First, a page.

Big Girl Panties – Check!

I was a demo rider for Part 1 – Session B, USDF “L” Program two weekends ago. This is how it went down…

I was scheduled as the last rider to go on Saturday (5:00pm). Saturday morning I was awake and in full swing by 7:00 am, checking in participants and helping set up the audio/visual stuff for the lecture portion. At 1:00, the program moved to the barn for the demo rides. I had 18 gift baskets to hand out and not a clue who was riding. Ha!

I tacked up 40 minutes before our ride, and headed out to warm up, but after just a couple of minutes I was told it was my turn to go. Eek!

We slid into the indoor arena while the L participants finished critiquing the previous rider. After a few minutes, the presenter said they were ready. My hands shook. I took a deep breath. Ava was tense, and leery of the mass of squirming bodies at C.

We entered at A….

The test went great. Ava was fluid and happily swinging beneath me. Our trot lengthens were much improved over the last show, and I was very proud of how much more balanced she was. When we came around the corner to C for our stretchy trot circle, Ava caught a look at the huddled mass of bodies on the bleachers a foot from us and spooked. However, she came right back after a couple of strides and did a very nice stretch with an even tempo.

I was most concerned about the canter work, but Ava came through with flying colors. Our only mistake during the test was the last canter serpentine. I got off balance and Ava flipped leads in front. But she let me rebalance her immediately and pick up the canter again with just a few strides.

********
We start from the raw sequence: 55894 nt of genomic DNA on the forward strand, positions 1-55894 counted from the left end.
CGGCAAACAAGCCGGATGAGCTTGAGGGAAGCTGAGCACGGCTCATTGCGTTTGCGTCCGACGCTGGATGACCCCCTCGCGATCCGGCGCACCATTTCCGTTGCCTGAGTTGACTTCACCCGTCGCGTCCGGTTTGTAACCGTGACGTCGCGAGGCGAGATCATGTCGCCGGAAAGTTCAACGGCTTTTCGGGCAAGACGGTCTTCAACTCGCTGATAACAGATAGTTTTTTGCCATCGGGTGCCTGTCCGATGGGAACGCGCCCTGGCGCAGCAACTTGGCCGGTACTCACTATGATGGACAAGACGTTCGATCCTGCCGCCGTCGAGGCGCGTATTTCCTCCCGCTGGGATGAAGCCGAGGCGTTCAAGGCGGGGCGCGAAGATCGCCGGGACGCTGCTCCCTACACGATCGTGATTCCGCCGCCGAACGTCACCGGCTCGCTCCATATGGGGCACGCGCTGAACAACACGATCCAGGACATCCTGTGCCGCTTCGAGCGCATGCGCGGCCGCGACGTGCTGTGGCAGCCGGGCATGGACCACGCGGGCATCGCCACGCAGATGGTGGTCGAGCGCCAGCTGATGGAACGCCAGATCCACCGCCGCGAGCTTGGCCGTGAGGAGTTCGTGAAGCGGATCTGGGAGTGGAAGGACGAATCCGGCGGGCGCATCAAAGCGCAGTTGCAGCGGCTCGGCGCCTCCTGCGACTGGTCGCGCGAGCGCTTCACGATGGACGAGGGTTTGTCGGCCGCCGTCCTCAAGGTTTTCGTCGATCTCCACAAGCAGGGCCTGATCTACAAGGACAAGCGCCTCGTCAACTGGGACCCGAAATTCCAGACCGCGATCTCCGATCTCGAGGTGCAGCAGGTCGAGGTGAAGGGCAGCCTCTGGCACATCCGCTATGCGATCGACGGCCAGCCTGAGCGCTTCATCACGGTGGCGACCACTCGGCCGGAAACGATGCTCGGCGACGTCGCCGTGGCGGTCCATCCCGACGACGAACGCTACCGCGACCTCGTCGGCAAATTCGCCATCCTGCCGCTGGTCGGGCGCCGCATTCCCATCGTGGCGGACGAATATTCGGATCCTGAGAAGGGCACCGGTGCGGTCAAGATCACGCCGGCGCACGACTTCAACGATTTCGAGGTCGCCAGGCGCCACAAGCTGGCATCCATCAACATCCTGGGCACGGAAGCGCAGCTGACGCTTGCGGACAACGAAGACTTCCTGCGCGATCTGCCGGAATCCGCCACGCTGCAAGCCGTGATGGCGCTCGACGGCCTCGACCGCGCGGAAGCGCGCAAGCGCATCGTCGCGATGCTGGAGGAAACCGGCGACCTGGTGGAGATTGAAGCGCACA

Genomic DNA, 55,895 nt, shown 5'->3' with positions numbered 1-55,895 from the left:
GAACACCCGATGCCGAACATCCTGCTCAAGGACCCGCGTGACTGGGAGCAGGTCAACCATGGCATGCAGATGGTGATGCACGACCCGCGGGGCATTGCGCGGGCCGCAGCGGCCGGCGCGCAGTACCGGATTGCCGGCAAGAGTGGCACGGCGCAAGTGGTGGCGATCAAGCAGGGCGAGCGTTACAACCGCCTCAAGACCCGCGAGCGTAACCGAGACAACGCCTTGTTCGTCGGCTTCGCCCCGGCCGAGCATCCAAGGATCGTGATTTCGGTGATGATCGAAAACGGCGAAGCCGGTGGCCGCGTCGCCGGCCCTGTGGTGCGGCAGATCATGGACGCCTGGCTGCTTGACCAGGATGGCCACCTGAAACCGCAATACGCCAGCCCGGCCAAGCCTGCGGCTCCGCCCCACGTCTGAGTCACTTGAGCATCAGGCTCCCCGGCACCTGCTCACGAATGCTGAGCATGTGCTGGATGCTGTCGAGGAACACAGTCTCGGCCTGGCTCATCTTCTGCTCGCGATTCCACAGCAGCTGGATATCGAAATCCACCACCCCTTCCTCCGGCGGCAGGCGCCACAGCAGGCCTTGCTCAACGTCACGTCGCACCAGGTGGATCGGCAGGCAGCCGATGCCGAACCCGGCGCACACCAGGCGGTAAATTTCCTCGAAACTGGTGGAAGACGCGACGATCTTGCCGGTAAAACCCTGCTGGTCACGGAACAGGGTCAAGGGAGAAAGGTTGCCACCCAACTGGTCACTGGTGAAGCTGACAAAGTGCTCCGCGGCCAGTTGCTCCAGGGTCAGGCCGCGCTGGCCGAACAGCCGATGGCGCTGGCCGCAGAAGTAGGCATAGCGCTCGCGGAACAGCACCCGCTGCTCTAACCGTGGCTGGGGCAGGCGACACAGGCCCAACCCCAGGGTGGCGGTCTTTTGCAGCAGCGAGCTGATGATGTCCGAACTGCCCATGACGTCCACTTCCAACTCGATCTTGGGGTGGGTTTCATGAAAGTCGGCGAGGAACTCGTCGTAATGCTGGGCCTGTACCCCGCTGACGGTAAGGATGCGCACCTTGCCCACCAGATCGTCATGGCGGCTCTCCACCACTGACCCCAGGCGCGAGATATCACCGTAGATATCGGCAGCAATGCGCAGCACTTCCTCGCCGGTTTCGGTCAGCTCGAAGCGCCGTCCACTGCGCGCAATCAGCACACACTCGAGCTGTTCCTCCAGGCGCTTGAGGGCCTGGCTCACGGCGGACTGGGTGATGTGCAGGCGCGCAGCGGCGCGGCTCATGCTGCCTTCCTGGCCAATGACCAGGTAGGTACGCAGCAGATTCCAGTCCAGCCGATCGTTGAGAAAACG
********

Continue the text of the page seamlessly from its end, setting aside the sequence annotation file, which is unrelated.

When we finished, the L participants were asked what they scored us. One guy gave us a 70%, but the presenter said he was way too generous. 😦 The average score from most of the participants was low to mid 60’s. That’s about what I’ve been getting at the shows. The participants then shared their critiques of each individual movement. I was pretty devastated that everyone said we showed no lengthen.

It was hard listening to the group as each L participant voiced their criticism of my test. I stood there and listened for what seemed like forever as they picked apart every single movement. I wanted to leave… It’s not like it wasn’t true (what they were saying), but normally you get that on a test sheet, not broadcasted to 50+ people who ride/train dressage.


After they finished, and let me go, I untacked Ava and sat on a bale of hay trying to compose myself. I knew they were going to be harsh, but ouch, just ouch…

After a bit, my trainer came by, and as she was feeding Ava some carrots she said that Marilyn had scored me at a 63%. An international, FEI level judge gave me a 63% score! I know it doesn’t seem that great, but I’m really darn proud of that score. 🙂

Moral of story: Being a demo rider for the L program requires thick skin, and an ability to take criticism well. I admire the other demo riders. It took guts to put themselves out there, for no pay, all so our future judges can learn to be good judges.

USDF “L” Program – Session B

Marilyn Heath, was our presenter for Session B. Heath is a “S” Dressage judge and Chairman of the USDF “L” Education Program. She has competed through Grand Prix, earning her Bronze, Silver, and Gold Medals. She also competed in the CDI at the World Championships in Ontario, Canada in 1986.